These tools work best when you spend a lot of time with the same patients and have a baseline of what is normal behavior and comfort for them.
According to the CDC, more than 1 in 4 seniors fall each year. Having Alzheimer’s can increase that risk because AD can impact balance and spatial reasoning.
Knowing that your patients are at greater risk is a crucial first step, but there is more you can do to prevent falls such as:
- Keeping rooms and walkways clear to prevent tripping or stumbling
- Supervising or providing a safety companion to help patients walk
- Keep patients occupied and entertained so they are less likely to wander or move around unnecessarily
- Promoting safe physical activity to improve balance and coordination
- Providing better lighting so patients can see better
- Offering assistive devices, such as a walker or handrails, when necessary
- Encouraging appropriate clothing and footwear
- Assessing medications, especially if they make patients feel dizzy
According to the Alzheimer’s Association, AD causes people to lose their ability to recognize familiar places and faces. It’s common for a person living with dementia to wander or become lost or confused about their location, and it can happen at any stage of the disease. Six in 10 people living with dementia will wander at least once; many do so repeatedly.
The following tips may help reduce the risk of wandering:
- Provide opportunities for the person to engage in structured, meaningful activities throughout the day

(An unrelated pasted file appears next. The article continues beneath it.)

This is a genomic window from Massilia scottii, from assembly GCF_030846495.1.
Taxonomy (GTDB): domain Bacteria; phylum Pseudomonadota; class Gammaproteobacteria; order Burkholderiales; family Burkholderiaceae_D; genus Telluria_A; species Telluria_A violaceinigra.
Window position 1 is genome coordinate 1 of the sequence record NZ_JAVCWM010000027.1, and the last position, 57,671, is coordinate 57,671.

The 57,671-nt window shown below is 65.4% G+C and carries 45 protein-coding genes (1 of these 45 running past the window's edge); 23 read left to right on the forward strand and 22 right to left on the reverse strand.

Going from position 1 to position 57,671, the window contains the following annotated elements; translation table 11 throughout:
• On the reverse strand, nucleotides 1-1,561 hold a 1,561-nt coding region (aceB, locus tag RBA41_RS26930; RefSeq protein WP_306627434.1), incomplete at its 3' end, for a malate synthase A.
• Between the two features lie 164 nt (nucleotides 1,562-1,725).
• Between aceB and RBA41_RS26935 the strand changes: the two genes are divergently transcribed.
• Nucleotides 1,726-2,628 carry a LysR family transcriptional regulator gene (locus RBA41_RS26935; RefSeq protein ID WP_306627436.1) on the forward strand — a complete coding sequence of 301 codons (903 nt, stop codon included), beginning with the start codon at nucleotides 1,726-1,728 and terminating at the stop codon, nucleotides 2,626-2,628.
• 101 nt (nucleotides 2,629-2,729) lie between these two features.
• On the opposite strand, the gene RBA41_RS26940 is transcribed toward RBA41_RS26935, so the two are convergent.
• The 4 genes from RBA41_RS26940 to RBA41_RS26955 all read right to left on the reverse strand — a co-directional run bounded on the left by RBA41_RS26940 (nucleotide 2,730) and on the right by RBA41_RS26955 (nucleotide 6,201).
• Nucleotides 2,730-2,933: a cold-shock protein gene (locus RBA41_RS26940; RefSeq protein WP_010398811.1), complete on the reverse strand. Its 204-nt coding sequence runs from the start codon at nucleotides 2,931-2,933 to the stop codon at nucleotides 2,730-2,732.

- Identify the time of day the person is most likely to wander (for those who experience “sundowning,” this may be starting in the early evening.) Plan things to do during this time — activities and exercise may help reduce anxiety, agitation and restlessness.
- Ensure all basic needs are met, including toileting, nutrition and hydration. Consider reducing – but not eliminating – liquids up to two hours before bedtime so the person doesn’t have to use and find the bathroom during the night.
- If the person is still safely able to drive, consider using a GPS device to help if they get lost.
- If the person is no longer driving, remove access to car keys — a person living with dementia may not just wander by foot. The person may forget that he or she can no longer drive.
- Place deadbolts out of the line of sight, either high or low, on exterior doors. (Do not leave a person living with dementia unsupervised in new or changed surroundings, and never lock a person in at home.)
- Use night lights throughout the home.
- Install warning bells above doors or use a monitoring device that signals when a door is opened.
- Place a pressure-sensitive mat in front of the door or at the person’s bedside to alert you to movement.
- Label all doors with signs or symbols to explain the purpose of each room.
- Store items that may trigger a person’s instinct to leave, such as coats, hats, pocketbooks, keys and wallets.
- Consider enrolling the person living with dementia in a wandering response service.
- Ask neighbors, friends and family to call if they see the person wandering, lost or dressed inappropriately.
- Keep a recent, close-up photo of the person on hand to give to police, should the need arise.
Final Stages of Care
Nursing care for Alzheimer’s patients becomes especially critical during the final stages. Skilled Nurses with extensive AD knowledge not only provide treatment to patients but also help families prepare for end-of-life decisions. They also provide emotional support to family members and provide suggestions for preparing for the final stages.